YNet: Ex-Palestinian prisoner teaches Hebrew and tolerance

Esmat Mansour, who helped 3 older teens stab an Israeli man to death in 1993, was freed in August 2013 in the first of the prisoner releases.

by AP

Facing a classroom of Palestinian 10th graders, Hebrew teacher Esmat Mansour asks his students who is for and against learning the language. A few raise their hands in favor, others against and he asks both sides to explain.

Mansour believes such debates will help motivate young Palestinians to study Israel's dominant language. They need to know Hebrew to be able to deal with "the Israeli occupiers," but also to build bridges in the future, he says.

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Haaretz: End the conflict - a Jewish imperative

We must not allow the messianisms of the religious right cloud the call from our greatest religious authorities to return the territories, for the sake of saving life.

By Rabbi Daniel Landes

For the religious Zionist Jew who wishes to grasp Israel’s present situation in a rational way, the hardest act is to shake off the messianisms that envelop his society - ranging from overt and imminent “end-time” scenarios, to the hazy metaphor of the “beginning of the dawn of our salvation”.

What they share and engender is an optimistic feeling of ultimate victory and security. We are assured that the Jews’ political failure and physical catastrophe is as finished as the Galut (Exile). But in the actual psyche of the religious Zionist, the persistently suppressed horror of that past repeating itself propels us further - into a delusional messianism that needs to be coupled to a secular rightwing ideology promising salvation by standing ‘strong’ and ‘proud’, that is confirmed by our increasing isolation.

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The New York Times: Israel’s Choice

In Washington this week, Prime Minister Benjamin Netanyahu of Israel sounded two different notes about peace negotiations with the Palestinians, which are nearing a critical juncture. In a speech to the American Israel Public Affairs Committee, the pro-Israel lobby, he enthusiastically advocated a peace agreement as a means to improve Israel’s ties with its Arab neighbors and “catapult the region forward” on issues like health, energy and education.

But at other moments, a more familiar skepticism was apparent. He demanded that Palestinians recognize Israel as a Jewish state with “no excuses, no delays.” In response, a senior Palestinian official, Nabil Shaath, accused Mr. Netanyahu of putting an end to peace talks because Palestinians have already rejected that designation. (Palestinians recognize Israel as a state, but not as a Jewish state because they believe that that would undercut the rights of Palestinian refugees.) And, on Monday, at the White House, Mr. Netanyahu asserted that while Israel has worked hard to advance peace, the Palestinians have not.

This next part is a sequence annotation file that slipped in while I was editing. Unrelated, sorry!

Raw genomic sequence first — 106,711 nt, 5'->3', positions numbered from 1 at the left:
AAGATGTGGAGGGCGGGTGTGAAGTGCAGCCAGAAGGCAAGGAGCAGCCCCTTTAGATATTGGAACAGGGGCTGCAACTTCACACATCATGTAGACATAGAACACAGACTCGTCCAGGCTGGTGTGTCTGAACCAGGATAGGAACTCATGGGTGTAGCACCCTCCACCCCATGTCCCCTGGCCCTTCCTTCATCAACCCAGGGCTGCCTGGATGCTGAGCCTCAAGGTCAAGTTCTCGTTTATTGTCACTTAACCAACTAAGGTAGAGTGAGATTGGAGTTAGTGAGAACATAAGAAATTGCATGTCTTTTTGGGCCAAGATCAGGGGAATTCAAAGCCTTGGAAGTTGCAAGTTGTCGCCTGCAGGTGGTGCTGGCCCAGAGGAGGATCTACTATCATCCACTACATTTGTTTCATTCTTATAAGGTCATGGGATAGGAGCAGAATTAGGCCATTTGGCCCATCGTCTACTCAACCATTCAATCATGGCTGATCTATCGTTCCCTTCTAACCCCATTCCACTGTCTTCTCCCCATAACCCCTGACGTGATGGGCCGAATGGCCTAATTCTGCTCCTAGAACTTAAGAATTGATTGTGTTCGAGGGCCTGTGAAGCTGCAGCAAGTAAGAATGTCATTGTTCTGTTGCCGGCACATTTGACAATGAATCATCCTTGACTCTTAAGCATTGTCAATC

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APN's Ori Nir in Haaretz: When will the U.S. Jewish community talk peace?

How will the U.S. Jewish establishment, such as AIPAC, confront the prospect of peace for Israel when it is mired in an echo chamber of self-righteous axioms and simplistic thinking?

At the entrance to the enormous hall at the Washington Convention Center, where some 14,000 chairs were lined up for AIPAC’s conference participants, stood a television reporter holding a microphone, seeking interviewees.

"How’s it going?" I asked. “Not so good,” he replied. “I was sent to do a story on what AIPAC members have to say about prospects for Israeli-Palestinian peace and nobody is willing to talk about it. All they want to talk about is Iran.”

He was right. Hard-line statements on Iran elicited long standing ovations, time after time, while hopeful comments on the possibility of peace were all but ignored. It got so bad that two prominent Israelis – Prime Minister Benjamin Netanyahu and legendary Israeli high-tech entrepreneur Yossi Vardi – had to urge the armada of pro-Israel lobbyists to applaud comments they made about peace. And when Howard Kohr, AIPAC’s executive director of eighteen years, addressed the crowd with a speech that typically sets the policy agenda for the conference, all he spoke about was Iran.